Ko to ringa ki nga rakau a te Pakeha
Let your hand be armed with the technology of the Pakeha
In June 1986, the Waitangi Tribunal received a claim from Huirangi Waikerepuru on behalf of Nga Kaiwhakapumau i te Reo which sought to reopen the proceedings that had resulted in the Tribunal’s just-released Report on the Te Reo Maori Claim. The claim alleged that the Crown had breached the Treaty by failing to await the Tribunal’s recommendations before introducing a Bill on the Maori language to Parliament and that Maoridom's claim for radio frequencies and a television channel and resources were being denied.
The claimants subsequently accepted that the Tribunal had no power to reopen matters that it had already dealt with in its Report on the Te Reo Maori Claim but suggested that, since the Tribunal had not made final recommendations on the broadcasting issues, it could still consider them.
In June 1990, claim Wai 150 was lodged by Sir Graham Latimer on behalf of the New Zealand Maori Council. It sought an urgent interim ruling and recommendation that nothing be done to pursue the spectrum management policy embodied in the Radiocommunications Act 1989 until there had been a negotiated resolution of all the issues raised in the claim and that any title to radio spectrum products created by the Act be subject to a caveat which recognised and protected the Maori interest in radio frequencies.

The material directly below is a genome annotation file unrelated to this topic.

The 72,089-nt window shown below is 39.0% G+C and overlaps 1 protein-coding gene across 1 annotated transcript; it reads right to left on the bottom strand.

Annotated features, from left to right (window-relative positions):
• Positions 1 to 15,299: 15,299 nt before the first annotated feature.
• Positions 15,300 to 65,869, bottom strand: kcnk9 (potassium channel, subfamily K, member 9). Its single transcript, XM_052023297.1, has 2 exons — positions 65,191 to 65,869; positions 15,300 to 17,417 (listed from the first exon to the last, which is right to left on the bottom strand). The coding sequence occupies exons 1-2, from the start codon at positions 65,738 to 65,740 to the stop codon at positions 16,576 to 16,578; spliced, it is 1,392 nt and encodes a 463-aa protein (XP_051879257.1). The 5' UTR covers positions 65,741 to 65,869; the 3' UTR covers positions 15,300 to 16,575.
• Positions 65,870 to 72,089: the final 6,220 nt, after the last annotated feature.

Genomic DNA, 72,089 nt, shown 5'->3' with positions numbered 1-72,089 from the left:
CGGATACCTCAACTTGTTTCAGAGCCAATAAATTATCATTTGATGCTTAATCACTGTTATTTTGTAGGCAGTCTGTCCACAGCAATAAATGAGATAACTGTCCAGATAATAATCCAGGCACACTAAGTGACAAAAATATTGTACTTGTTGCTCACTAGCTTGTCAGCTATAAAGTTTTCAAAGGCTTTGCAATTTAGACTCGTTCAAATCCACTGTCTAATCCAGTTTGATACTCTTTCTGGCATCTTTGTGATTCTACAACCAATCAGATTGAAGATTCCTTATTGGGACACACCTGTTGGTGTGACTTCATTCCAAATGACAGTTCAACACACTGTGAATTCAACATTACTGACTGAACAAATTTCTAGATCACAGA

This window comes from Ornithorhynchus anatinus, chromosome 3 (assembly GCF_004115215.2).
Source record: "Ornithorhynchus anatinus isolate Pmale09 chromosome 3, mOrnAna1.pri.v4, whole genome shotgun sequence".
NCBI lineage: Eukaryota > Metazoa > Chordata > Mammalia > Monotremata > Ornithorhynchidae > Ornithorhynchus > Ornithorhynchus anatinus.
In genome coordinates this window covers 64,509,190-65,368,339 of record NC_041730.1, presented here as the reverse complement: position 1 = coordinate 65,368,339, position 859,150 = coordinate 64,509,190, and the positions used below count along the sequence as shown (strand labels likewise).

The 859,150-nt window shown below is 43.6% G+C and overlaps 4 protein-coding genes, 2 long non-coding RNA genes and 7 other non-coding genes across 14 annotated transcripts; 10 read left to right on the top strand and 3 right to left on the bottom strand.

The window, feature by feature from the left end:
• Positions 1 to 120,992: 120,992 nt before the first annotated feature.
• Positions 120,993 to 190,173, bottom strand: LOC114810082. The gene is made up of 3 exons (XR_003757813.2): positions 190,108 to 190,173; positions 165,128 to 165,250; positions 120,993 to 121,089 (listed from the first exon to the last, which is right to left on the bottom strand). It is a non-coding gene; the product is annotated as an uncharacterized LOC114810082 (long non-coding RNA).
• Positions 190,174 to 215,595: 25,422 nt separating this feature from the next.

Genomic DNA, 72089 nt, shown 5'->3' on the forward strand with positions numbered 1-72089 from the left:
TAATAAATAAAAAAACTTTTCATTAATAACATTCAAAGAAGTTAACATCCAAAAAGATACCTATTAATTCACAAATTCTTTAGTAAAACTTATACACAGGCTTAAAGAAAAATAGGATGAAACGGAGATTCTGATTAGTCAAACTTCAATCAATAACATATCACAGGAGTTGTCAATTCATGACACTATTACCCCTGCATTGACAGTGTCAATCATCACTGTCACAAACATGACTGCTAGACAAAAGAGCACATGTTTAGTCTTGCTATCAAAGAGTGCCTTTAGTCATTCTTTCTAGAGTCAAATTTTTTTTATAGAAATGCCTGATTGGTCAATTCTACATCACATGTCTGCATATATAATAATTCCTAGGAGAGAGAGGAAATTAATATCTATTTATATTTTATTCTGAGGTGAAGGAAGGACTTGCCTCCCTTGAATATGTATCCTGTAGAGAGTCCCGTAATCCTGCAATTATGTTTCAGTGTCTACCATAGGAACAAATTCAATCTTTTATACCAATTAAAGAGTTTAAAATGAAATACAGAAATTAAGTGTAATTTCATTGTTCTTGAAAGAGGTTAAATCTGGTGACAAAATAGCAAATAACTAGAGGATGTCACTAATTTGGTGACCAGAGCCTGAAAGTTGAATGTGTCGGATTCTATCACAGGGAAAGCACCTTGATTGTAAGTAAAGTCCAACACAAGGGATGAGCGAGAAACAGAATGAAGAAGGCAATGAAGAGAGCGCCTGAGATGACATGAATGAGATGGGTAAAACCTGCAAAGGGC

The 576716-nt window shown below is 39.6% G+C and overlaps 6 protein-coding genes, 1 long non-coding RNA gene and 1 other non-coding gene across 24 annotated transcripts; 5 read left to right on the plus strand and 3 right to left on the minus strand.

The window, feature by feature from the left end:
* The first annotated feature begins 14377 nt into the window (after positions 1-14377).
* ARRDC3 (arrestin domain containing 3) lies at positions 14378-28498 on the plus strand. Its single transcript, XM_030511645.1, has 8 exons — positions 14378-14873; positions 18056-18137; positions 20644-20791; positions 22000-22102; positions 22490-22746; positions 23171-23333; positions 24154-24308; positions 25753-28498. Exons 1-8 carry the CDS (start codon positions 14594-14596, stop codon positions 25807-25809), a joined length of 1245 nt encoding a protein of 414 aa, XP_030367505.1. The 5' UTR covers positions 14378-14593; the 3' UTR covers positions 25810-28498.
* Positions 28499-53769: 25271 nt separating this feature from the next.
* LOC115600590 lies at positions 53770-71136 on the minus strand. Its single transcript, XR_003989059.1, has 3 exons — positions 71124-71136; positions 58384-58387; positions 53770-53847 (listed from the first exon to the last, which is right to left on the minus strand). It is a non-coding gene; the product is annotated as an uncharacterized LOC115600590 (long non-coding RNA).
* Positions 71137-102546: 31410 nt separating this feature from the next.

The claim sought findings that Maori have rangatiratanga over the allocation of radio frequencies and that, in the absence of an agreement with Maori, the sale of frequency management licences under the Radiocommunications Act 1989 would breach the Treaty of Waitangi and be prejudicial to the interests of Maori.
The existence of radio waves was discovered by Heinrich Hertz in about 1886, and their development was initiated by Guglielmo Marconi at the turn of the century. Neither man was a British subject.
The resource existed in economic terms before then, and in 1840, even though, like oil, the capacity of land for grazing, or orange roughy, it had zero value until it was discovered and the technologies to use it were developed.
Whether discovered or not, the chiefs and tribes had absolute chieftainship over all resources, discovered and undiscovered, in New Zealand in 1840, just as a sovereign state makes similar claims in respect of such resources within its own borders. Maori could not be expected to surrender such resources to the discoverer because of the discovery, any more than a modern state would to the Italian Marconi or his descendants.
Wai 150 statement of claim
At the initial stages of the inquiry, counsel agreed that the Wai 26 claim should be amalgamated with the Wai 150 claim and that the two ought to be dealt with as one. The Tribunal agreed to this course of action.